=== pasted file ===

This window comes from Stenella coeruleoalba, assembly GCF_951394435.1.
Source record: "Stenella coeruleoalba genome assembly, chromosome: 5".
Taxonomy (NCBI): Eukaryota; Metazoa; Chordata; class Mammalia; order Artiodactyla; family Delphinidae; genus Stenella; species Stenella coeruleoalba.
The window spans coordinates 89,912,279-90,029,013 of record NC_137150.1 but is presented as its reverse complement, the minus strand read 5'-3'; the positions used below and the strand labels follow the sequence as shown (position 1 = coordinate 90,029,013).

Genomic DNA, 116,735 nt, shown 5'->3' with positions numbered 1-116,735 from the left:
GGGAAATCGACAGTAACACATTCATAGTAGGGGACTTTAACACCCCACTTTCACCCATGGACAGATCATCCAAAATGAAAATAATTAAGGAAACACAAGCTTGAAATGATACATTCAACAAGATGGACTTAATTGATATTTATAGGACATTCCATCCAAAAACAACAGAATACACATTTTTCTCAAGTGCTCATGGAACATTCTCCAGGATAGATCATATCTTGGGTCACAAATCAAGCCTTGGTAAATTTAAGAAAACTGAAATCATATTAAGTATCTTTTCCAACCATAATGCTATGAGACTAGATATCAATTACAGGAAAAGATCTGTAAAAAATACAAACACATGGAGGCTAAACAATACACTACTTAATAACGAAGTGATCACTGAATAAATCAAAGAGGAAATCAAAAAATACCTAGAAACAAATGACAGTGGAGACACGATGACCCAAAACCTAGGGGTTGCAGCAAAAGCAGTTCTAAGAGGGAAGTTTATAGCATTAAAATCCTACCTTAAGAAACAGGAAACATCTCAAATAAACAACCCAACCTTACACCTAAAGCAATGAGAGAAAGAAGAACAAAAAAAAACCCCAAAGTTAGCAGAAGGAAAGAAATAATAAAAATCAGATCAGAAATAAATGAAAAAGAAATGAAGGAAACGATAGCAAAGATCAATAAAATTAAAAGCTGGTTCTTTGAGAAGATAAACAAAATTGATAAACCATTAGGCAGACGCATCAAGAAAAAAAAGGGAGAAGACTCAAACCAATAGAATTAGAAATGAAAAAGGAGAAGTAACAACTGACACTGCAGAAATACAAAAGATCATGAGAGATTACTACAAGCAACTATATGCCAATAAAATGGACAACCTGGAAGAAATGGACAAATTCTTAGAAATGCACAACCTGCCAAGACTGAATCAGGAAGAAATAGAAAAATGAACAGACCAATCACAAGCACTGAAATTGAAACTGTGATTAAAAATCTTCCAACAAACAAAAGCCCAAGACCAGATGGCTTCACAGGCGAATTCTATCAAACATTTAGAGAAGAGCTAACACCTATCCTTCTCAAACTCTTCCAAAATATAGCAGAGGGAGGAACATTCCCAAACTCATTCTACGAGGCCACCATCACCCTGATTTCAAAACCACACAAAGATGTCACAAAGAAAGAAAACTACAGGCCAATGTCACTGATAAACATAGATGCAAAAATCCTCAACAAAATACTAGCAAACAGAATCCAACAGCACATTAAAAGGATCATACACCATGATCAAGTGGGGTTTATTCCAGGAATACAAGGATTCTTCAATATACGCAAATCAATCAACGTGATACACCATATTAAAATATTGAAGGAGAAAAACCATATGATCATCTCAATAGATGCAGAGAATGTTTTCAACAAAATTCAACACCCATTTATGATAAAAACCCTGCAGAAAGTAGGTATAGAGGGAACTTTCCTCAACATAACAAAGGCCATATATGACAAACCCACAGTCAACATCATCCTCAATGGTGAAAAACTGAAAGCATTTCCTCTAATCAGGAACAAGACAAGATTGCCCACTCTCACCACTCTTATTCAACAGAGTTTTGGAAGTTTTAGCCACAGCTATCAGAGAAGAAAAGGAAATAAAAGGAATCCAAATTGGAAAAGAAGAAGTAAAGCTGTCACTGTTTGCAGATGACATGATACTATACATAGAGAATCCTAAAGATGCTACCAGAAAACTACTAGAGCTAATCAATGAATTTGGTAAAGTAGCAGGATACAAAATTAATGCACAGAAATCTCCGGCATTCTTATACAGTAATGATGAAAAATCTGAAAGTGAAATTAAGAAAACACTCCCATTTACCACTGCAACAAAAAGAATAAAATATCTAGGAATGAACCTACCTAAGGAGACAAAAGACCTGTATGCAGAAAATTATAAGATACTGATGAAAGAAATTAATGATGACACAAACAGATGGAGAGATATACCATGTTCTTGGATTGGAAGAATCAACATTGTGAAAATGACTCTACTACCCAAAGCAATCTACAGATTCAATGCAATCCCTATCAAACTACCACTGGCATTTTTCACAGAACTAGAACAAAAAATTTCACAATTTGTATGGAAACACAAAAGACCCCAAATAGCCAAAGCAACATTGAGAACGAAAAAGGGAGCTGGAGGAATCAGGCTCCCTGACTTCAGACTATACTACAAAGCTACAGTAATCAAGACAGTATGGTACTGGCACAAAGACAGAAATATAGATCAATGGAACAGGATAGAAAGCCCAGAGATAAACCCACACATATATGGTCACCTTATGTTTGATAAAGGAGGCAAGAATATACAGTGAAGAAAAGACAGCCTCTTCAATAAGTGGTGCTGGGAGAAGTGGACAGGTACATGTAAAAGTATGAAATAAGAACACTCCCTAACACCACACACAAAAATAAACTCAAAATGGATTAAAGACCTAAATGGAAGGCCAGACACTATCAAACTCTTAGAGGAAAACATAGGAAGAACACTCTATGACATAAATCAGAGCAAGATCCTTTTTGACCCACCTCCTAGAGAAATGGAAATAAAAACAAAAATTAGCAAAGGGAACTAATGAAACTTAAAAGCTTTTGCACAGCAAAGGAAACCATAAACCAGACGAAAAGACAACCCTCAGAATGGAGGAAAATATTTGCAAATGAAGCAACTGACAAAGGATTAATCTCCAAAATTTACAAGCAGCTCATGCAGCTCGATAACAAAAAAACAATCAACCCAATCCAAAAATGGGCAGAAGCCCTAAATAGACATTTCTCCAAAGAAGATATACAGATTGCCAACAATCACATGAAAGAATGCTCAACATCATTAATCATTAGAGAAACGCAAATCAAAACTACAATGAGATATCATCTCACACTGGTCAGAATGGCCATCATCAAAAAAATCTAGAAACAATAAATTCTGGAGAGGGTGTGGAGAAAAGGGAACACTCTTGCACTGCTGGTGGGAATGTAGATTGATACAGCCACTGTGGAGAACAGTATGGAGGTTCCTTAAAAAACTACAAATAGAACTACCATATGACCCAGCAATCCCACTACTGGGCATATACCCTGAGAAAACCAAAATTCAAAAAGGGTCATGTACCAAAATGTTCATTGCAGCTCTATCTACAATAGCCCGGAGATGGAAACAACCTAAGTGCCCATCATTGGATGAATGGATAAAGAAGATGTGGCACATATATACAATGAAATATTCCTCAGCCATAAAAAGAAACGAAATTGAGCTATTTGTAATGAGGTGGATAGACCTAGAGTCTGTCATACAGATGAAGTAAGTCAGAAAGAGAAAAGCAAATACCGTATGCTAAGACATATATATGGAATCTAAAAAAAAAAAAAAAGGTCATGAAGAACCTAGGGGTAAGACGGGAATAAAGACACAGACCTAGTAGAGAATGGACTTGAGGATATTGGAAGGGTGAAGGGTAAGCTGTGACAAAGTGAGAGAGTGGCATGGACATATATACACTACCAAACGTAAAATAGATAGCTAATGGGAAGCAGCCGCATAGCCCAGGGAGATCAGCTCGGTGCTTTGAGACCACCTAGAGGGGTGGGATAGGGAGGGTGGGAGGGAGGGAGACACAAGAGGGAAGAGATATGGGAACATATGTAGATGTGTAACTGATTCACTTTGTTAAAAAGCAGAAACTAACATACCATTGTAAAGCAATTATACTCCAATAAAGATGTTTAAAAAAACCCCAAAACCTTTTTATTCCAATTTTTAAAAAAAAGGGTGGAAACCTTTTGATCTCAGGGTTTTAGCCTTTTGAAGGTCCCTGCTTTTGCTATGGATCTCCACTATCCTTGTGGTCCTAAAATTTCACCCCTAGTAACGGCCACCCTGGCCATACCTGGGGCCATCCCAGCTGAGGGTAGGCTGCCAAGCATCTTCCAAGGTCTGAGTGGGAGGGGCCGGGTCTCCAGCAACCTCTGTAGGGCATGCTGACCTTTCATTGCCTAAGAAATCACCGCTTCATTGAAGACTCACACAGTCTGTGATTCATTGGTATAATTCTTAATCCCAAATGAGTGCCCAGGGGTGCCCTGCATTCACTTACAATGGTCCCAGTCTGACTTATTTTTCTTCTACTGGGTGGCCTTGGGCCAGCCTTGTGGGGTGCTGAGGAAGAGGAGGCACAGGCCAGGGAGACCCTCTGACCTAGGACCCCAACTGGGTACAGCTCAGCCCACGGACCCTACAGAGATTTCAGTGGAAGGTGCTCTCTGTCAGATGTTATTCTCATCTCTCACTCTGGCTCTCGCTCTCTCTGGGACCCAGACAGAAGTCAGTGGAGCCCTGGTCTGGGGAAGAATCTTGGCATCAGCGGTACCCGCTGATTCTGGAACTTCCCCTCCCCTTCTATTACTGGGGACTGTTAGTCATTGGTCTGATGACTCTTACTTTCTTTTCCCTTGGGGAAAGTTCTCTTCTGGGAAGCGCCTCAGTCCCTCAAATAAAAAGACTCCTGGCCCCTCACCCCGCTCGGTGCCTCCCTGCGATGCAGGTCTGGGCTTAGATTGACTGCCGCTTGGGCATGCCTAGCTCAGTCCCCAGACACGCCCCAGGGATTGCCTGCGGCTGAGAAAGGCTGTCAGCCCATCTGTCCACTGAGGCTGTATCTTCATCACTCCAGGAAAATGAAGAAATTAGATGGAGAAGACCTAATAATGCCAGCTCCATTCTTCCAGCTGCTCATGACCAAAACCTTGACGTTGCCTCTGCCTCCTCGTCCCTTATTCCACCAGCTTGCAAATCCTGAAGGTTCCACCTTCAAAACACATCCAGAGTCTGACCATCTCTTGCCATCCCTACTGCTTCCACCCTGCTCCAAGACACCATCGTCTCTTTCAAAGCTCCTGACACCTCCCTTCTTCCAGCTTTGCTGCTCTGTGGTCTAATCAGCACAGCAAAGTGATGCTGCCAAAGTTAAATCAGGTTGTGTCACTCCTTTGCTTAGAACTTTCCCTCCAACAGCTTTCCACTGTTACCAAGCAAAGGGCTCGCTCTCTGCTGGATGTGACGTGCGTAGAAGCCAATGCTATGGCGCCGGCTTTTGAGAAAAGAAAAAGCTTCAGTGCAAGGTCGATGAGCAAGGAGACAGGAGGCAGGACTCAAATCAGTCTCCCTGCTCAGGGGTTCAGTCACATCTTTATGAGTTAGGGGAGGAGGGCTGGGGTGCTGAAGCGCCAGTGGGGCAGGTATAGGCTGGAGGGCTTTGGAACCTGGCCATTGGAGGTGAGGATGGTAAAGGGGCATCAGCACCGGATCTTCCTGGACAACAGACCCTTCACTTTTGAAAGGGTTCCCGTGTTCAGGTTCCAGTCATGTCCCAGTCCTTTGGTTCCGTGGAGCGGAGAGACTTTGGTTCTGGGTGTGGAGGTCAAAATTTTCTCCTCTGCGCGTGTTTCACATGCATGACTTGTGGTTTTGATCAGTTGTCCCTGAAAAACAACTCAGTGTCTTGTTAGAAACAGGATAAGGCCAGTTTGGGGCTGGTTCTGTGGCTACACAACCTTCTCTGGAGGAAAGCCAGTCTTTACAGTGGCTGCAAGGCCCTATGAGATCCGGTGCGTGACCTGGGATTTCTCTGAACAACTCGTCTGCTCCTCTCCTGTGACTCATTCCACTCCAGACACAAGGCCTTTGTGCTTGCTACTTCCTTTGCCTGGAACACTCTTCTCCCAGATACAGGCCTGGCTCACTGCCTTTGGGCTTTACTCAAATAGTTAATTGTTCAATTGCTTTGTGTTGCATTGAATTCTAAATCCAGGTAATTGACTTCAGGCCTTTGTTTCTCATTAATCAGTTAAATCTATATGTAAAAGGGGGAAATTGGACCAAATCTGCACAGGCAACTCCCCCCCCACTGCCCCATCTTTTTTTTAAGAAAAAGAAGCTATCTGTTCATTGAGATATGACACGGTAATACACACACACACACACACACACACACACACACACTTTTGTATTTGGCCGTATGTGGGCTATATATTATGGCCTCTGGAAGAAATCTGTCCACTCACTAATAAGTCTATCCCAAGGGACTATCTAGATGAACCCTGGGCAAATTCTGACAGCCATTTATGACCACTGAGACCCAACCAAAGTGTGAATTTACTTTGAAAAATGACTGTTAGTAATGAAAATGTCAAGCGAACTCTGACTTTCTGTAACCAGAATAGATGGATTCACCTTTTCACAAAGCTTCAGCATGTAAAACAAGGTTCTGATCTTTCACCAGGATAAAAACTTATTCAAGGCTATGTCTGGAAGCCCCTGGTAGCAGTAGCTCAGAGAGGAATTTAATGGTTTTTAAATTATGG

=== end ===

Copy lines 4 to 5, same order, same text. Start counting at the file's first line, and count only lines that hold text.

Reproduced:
The window spans coordinates 89,912,279-90,029,013 of record NC_137150.1 but is presented as its reverse complement, the minus strand read 5'-3'; the positions used below and the strand labels follow the sequence as shown (position 1 = coordinate 90,029,013).

Genomic DNA, 116,735 nt, shown 5'->3' with positions numbered 1-116,735 from the left: